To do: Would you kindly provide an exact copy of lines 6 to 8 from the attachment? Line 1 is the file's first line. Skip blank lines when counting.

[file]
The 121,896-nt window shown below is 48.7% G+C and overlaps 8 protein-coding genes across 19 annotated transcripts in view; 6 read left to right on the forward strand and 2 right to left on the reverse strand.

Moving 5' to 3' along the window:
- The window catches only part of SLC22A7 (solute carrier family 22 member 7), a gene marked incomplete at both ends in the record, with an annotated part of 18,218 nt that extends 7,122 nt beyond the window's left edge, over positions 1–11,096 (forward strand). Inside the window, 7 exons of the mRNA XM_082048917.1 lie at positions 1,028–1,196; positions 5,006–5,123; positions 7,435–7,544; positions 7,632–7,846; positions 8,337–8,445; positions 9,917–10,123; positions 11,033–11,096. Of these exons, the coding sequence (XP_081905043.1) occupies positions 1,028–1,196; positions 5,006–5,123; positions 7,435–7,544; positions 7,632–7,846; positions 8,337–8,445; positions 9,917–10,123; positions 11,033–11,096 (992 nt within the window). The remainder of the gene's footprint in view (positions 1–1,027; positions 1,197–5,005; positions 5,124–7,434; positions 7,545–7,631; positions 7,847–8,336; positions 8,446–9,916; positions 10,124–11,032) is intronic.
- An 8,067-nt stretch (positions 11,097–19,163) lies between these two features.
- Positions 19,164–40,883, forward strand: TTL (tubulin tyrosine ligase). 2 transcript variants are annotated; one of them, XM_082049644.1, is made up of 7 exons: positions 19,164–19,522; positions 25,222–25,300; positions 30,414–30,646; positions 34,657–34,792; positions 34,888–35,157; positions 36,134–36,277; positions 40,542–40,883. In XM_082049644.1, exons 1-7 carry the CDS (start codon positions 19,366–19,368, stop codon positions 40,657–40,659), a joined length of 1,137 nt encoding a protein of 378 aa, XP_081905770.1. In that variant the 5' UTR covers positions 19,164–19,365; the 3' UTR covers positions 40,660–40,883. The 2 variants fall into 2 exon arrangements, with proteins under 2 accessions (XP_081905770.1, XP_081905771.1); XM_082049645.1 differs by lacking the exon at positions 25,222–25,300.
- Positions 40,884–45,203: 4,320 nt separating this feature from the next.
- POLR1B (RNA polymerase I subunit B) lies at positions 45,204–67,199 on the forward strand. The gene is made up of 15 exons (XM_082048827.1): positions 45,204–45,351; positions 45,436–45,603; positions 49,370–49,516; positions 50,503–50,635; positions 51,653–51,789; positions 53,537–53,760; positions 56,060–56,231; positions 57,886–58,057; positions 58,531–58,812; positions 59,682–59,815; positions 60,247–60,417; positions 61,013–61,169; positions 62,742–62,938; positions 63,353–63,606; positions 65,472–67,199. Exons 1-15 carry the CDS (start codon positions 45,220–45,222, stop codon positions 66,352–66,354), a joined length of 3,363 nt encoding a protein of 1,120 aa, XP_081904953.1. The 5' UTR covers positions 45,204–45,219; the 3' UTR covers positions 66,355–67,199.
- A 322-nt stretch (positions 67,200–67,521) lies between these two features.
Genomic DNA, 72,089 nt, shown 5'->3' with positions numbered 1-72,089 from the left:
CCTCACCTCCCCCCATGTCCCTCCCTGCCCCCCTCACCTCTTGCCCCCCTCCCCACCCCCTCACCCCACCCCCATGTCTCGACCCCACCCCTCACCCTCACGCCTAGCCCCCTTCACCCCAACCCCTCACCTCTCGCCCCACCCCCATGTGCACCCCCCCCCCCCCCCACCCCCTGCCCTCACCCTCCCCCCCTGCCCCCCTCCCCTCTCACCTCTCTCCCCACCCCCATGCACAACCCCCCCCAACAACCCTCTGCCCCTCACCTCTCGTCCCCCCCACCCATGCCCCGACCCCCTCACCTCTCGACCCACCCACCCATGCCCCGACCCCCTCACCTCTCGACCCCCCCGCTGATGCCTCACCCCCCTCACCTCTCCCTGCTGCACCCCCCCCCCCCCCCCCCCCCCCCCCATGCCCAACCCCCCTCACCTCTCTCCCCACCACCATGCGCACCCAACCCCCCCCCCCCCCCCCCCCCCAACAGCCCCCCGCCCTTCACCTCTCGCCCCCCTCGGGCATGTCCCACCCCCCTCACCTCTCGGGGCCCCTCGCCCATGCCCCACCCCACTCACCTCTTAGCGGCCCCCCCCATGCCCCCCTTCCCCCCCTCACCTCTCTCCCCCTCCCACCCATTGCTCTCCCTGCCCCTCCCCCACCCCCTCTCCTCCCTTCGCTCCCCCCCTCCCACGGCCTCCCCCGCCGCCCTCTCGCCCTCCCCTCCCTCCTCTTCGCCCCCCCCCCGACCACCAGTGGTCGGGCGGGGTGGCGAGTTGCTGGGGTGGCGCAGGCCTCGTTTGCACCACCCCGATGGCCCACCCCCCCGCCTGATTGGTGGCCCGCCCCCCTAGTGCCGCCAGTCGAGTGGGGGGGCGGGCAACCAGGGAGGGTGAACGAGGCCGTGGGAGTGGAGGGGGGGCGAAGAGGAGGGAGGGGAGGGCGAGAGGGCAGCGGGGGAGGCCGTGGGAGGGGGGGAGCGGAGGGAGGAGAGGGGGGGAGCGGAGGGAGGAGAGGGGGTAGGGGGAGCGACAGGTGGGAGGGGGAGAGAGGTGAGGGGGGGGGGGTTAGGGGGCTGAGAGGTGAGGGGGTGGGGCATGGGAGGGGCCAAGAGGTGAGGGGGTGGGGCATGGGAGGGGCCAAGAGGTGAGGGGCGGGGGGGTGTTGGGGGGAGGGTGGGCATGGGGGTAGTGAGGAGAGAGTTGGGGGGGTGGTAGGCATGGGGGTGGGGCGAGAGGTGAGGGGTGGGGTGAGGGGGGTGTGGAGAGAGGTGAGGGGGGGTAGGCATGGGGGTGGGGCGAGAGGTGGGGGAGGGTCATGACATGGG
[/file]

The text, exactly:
- Positions 40,884–45,203: 4,320 nt separating this feature from the next.
- POLR1B (RNA polymerase I subunit B) lies at positions 45,204–67,199 on the forward strand. The gene is made up of 15 exons (XM_082048827.1): positions 45,204–45,351; positions 45,436–45,603; positions 49,370–49,516; positions 50,503–50,635; positions 51,653–51,789; positions 53,537–53,760; positions 56,060–56,231; positions 57,886–58,057; positions 58,531–58,812; positions 59,682–59,815; positions 60,247–60,417; positions 61,013–61,169; positions 62,742–62,938; positions 63,353–63,606; positions 65,472–67,199. Exons 1-15 carry the CDS (start codon positions 45,220–45,222, stop codon positions 66,352–66,354), a joined length of 3,363 nt encoding a protein of 1,120 aa, XP_081904953.1. The 5' UTR covers positions 45,204–45,219; the 3' UTR covers positions 66,355–67,199.
- A 322-nt stretch (positions 67,200–67,521) lies between these two features.